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Ex Machina

Senior Member
Hey Bruce,
So kind of you to make this thread.

And Harold,
Thank you so much for sharing these videos here.

This thread can actually be turned into a permanent thread where we can discuss the models each month, and discuss potential design strategies and shortcomings mitigation. No better way to learn your CAD system than to be thrown into a competitive environment.
 

gwbruce

Senior Member
I always try to do the Monday models, the tournament models and also I have managed to work my way through most of the practice models. I don't usually time myself just work on my modeling skills. I like the way he sometimes posts how he would do the model. I usually pick up a tip or two on how to view something or where to start. If I have had a problem with a model I'll get with a guy here at work and he will try it and if he gets it we will discuss what he did compared to what I did. I don't usually do the sheet metal, it's not something that I deal much with. However, I need to sharpen my sheet metal skills both in Alibre and SW at work.
 

Stu3d

Senior Member
Here's the video where I show you my hotkeys and discuss my design strategies for speedmodelling in depth! Let me know if you like it and if you have any questions?
Great video!
I have used Visual Cadd (formerly Generic Cadd) for over 30 years for work and it is lightening fast because right hand positions cursor with mouse while left hand types 2 letter commands on the keyboard, eg ZA zoom all, C2 2 point circle, A3 3 point arc, DL linear dimension etc. I have many dozens in my head, most common ones on function keys. I never have to move the cursor to a toolbar to select a tool, only to fill in the odd dialogue box.
I'm sat at home with covid so going to optimise my Alibre with shortcuts, I wish it could accept 2 letter commands to make them more intuitive like the examples above.
 

Ex Machina

Senior Member
Cool, I'm glad it helps. And yeah Alibre's customization was a great bonus for me once I started exploring it. Now in this day and age of e-sports and competitive gaming, if you want to take it to the next level as a Design Professional you can buy an extra 20-30-40 key customizable keypad, customize it with Autohotkey or an equivalent app and have every hotkey you have ever wanted as a single keystroke.
 

HaroldL

Alibre Super User
@Ex Machina, I visit Too Tall Toby's site once in a while and see that you are usually in the chat. I'd comment there but you need to have a YT channel, which I don't have - yet.
I noted in the Sept 23rd speed modeling challenge that there seems to be something odd going on. The winner got the right mass but the model is wrong. Does that count?

BTW, except for the square 'base' this part is a series of Mid-plane extrudes with some holes and fillets.

1696558649491.png
 

NateLiquidGravity

Alibre Super User
The winner got the right mass but the model is wrong. Does that count?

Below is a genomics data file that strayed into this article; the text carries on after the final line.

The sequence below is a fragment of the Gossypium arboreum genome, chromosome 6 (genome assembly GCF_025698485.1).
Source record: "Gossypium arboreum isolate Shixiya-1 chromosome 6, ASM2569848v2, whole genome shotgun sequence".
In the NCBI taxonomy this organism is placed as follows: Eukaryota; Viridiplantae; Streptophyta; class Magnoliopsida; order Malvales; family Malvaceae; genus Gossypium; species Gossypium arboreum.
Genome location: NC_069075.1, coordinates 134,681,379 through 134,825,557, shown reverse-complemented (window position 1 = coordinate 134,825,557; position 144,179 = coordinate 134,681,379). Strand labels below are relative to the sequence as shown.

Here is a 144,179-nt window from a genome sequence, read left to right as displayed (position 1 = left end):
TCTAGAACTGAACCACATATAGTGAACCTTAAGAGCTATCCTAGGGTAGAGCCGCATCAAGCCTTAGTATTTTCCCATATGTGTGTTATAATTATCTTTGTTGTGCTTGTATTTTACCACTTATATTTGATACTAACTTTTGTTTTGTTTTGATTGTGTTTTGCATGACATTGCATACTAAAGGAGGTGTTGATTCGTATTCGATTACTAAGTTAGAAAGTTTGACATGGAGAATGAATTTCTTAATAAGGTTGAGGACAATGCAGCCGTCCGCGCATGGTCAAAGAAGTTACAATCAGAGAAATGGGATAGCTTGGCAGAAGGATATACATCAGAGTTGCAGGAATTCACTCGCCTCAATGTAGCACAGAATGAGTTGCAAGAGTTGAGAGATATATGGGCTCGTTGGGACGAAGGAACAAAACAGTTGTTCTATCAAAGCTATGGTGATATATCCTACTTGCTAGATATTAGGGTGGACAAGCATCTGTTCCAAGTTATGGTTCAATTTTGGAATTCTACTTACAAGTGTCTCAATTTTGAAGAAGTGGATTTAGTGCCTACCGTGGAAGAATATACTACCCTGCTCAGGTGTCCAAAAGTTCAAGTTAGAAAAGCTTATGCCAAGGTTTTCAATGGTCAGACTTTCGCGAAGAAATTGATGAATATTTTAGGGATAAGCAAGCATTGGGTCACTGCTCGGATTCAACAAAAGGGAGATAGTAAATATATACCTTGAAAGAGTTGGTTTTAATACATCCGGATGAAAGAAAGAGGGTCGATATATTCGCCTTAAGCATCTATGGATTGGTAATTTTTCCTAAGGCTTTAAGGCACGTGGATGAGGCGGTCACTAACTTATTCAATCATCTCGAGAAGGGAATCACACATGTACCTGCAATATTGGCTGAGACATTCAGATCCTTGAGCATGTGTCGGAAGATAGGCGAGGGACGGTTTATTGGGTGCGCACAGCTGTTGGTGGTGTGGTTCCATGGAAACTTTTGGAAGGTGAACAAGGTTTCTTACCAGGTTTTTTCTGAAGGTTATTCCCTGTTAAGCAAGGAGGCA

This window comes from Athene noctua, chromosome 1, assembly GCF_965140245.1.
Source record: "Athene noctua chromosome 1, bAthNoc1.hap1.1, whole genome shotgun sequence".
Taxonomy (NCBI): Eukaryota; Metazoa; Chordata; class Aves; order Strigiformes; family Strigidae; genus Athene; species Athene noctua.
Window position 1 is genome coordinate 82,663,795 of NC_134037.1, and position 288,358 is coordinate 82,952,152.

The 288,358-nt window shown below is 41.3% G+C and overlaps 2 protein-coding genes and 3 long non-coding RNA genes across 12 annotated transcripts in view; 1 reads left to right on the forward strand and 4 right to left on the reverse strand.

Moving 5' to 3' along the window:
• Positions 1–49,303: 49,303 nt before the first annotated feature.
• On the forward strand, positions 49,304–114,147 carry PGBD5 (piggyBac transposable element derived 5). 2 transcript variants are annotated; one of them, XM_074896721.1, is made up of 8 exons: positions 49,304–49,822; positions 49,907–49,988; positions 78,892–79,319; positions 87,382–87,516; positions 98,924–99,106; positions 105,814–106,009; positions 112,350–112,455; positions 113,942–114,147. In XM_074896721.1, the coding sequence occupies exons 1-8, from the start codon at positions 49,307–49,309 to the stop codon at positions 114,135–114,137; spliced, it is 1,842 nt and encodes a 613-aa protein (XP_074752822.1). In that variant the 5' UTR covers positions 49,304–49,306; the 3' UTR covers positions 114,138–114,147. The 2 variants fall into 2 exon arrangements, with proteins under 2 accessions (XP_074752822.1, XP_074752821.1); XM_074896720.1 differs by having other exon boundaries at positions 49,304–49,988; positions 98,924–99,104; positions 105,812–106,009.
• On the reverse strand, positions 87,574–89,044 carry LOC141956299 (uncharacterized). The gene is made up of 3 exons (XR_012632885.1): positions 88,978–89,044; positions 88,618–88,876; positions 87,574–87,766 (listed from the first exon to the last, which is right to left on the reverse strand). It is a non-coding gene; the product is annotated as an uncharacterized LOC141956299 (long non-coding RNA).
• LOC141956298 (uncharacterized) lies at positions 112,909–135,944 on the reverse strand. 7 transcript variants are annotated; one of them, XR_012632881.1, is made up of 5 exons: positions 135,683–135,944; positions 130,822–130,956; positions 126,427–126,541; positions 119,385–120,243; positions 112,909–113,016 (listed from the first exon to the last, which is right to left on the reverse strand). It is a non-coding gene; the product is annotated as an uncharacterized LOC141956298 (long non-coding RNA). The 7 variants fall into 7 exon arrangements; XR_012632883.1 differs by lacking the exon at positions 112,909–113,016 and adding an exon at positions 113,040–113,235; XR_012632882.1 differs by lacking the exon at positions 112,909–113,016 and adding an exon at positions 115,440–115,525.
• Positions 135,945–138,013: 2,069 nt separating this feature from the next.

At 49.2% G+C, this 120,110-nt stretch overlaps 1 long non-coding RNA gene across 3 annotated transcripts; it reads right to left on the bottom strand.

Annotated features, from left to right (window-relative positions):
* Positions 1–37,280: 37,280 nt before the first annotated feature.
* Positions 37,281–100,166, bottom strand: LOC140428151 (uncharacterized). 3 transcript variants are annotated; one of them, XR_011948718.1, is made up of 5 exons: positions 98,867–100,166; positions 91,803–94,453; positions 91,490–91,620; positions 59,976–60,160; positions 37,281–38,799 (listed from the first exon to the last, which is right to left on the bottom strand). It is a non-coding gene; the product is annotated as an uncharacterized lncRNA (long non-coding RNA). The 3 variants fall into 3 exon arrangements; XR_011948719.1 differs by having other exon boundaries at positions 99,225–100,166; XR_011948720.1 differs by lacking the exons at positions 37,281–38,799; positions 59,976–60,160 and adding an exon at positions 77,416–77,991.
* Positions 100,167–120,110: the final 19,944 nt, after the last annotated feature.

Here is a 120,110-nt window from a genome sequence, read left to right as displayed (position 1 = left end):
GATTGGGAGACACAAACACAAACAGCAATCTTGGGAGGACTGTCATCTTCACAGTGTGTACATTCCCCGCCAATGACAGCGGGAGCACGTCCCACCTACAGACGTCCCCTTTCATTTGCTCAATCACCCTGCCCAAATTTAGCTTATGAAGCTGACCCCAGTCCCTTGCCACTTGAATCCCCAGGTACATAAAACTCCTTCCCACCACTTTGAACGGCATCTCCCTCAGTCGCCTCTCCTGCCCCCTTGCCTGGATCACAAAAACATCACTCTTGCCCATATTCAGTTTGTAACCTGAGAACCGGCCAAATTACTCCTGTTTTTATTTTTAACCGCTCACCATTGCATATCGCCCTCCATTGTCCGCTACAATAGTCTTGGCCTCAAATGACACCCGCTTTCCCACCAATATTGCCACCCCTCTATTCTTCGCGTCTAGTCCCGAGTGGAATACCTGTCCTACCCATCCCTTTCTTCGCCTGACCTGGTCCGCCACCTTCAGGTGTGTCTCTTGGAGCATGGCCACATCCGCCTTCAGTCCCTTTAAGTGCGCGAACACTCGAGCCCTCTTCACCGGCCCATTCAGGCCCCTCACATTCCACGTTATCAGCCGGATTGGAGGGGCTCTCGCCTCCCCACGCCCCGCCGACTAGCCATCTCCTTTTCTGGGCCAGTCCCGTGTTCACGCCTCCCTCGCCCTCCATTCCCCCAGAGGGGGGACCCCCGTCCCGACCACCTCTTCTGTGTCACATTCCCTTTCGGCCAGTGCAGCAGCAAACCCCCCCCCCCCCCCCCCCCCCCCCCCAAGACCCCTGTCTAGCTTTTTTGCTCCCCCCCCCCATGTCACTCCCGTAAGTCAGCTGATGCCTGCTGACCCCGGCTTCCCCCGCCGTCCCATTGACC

I've been watching a few to and looked it up the other day.

Correct Mass and “The Ivan Exploit”​

An answer will be considered correct when the mass has been submitted in the YouTube chat, and this mass is correct, within the specified tolerance listed on the 2D print.

Since we are looking for mass, there will be opportunities for participants to create features “in the wrong location”, so long as the mass of these features is correct. The most common example of this is a hole passing through 2 parallel faces. When this occurs, the location of the hole is inconsequential on the overall mass of the model.

This exploit, often referred to as “The Ivan Exploit”, is a known exploit of this competition and using this exploit will not disqualify the participant from the contest. If the overall mass of the model is correct (within tolerance) a win will be granted to the participant.
https://tootalltoby.com/Tournaments/
 

gwbruce

Senior Member
I believe that the Ivan Exploit is one of those types of things that no one thinks of until it happens. So basically, according to the rules it was correct even though Ivan had a feature out of place the mass was correct. If you will notice in most of the newer models the features are designed to not be correct unless it is in the correct place. Such as a hole through an angled face not normal to the face. Toby has commented on it a few times in the last couple of matches. In the round of 32 it was taking just a couple of minutes for the runners to complete the model. Now in the round of 16 it is taking closer to 6 or 7 minutes to complete the model. We are down to most of the runners being certified pros on their software of choice. It is getting harder to model fast. It gets very intense sometimes. Especially when I notice something they miss, or they could do easier, and I can't tell them. I have yelled at my monitor a few times. LOL!!
 

NateLiquidGravity

Alibre Super User
I think it's a side effect of it being a speed competition. Unless you can guarantee it would be spotted every time something like that was done - you would have to have some way to QC the part. That would have to be full detailed drawings or perhaps a Boolean operation against the answer key part or something else?
 
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